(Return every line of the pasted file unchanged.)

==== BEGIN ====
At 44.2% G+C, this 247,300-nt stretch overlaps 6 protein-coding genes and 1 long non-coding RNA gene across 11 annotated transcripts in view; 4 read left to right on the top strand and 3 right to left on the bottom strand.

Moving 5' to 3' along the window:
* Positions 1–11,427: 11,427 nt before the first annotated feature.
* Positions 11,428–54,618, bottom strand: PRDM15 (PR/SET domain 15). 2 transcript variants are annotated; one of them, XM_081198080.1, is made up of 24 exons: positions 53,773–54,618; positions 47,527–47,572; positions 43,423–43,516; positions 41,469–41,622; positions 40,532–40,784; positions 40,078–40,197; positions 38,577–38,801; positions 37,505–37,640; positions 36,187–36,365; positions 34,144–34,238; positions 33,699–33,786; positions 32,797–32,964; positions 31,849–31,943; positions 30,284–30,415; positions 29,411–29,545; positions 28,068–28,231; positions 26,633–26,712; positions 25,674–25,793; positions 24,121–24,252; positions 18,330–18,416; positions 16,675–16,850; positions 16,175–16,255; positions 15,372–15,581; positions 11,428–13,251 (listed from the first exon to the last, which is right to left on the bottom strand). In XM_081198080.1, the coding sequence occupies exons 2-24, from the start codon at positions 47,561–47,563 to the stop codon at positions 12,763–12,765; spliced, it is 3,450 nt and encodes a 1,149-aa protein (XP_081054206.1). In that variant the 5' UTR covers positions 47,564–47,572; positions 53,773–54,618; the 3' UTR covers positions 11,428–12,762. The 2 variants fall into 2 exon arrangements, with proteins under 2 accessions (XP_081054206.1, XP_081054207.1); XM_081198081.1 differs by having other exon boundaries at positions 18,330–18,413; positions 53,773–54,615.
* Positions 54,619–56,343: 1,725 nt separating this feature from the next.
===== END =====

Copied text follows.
At 44.2% G+C, this 247,300-nt stretch overlaps 6 protein-coding genes and 1 long non-coding RNA gene across 11 annotated transcripts in view; 4 read left to right on the top strand and 3 right to left on the bottom strand.

Moving 5' to 3' along the window:
* Positions 1–11,427: 11,427 nt before the first annotated feature.
* Positions 11,428–54,618, bottom strand: PRDM15 (PR/SET domain 15). 2 transcript variants are annotated; one of them, XM_081198080.1, is made up of 24 exons: positions 53,773–54,618; positions 47,527–47,572; positions 43,423–43,516; positions 41,469–41,622; positions 40,532–40,784; positions 40,078–40,197; positions 38,577–38,801; positions 37,505–37,640; positions 36,187–36,365; positions 34,144–34,238; positions 33,699–33,786; positions 32,797–32,964; positions 31,849–31,943; positions 30,284–30,415; positions 29,411–29,545; positions 28,068–28,231; positions 26,633–26,712; positions 25,674–25,793; positions 24,121–24,252; positions 18,330–18,416; positions 16,675–16,850; positions 16,175–16,255; positions 15,372–15,581; positions 11,428–13,251 (listed from the first exon to the last, which is right to left on the bottom strand). In XM_081198080.1, the coding sequence occupies exons 2-24, from the start codon at positions 47,561–47,563 to the stop codon at positions 12,763–12,765; spliced, it is 3,450 nt and encodes a 1,149-aa protein (XP_081054206.1). In that variant the 5' UTR covers positions 47,564–47,572; positions 53,773–54,618; the 3' UTR covers positions 11,428–12,762. The 2 variants fall into 2 exon arrangements, with proteins under 2 accessions (XP_081054206.1, XP_081054207.1); XM_081198081.1 differs by having other exon boundaries at positions 18,330–18,413; positions 53,773–54,615.
* Positions 54,619–56,343: 1,725 nt separating this feature from the next.